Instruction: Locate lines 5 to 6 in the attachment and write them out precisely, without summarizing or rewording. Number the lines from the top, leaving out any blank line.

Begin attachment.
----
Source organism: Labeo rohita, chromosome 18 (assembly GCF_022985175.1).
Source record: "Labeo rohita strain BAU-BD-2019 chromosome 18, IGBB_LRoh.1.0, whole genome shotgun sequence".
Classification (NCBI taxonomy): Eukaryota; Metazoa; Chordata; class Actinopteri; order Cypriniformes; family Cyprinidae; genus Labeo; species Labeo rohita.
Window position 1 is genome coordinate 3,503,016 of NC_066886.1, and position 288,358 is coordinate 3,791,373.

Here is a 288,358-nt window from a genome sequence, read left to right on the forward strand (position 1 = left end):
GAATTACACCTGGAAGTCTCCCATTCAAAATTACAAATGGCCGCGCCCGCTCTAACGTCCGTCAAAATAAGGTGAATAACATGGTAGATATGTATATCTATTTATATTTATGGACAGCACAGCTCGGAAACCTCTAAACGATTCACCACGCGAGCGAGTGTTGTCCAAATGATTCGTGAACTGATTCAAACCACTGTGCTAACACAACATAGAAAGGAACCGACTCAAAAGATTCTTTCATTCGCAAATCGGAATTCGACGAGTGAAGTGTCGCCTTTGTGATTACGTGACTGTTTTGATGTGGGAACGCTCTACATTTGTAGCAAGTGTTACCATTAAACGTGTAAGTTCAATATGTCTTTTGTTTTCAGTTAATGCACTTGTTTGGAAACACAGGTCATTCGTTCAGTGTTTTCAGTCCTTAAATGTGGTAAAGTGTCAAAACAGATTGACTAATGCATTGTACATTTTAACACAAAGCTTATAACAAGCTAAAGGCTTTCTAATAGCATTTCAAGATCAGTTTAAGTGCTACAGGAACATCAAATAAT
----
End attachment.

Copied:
Here is a 288,358-nt window from a genome sequence, read left to right on the forward strand (position 1 = left end):
GAATTACACCTGGAAGTCTCCCATTCAAAATTACAAATGGCCGCGCCCGCTCTAACGTCCGTCAAAATAAGGTGAATAACATGGTAGATATGTATATCTATTTATATTTATGGACAGCACAGCTCGGAAACCTCTAAACGATTCACCACGCGAGCGAGTGTTGTCCAAATGATTCGTGAACTGATTCAAACCACTGTGCTAACACAACATAGAAAGGAACCGACTCAAAAGATTCTTTCATTCGCAAATCGGAATTCGACGAGTGAAGTGTCGCCTTTGTGATTACGTGACTGTTTTGATGTGGGAACGCTCTACATTTGTAGCAAGTGTTACCATTAAACGTGTAAGTTCAATATGTCTTTTGTTTTCAGTTAATGCACTTGTTTGGAAACACAGGTCATTCGTTCAGTGTTTTCAGTCCTTAAATGTGGTAAAGTGTCAAAACAGATTGACTAATGCATTGTACATTTTAACACAAAGCTTATAACAAGCTAAAGGCTTTCTAATAGCATTTCAAGATCAGTTTAAGTGCTACAGGAACATCAAATAAT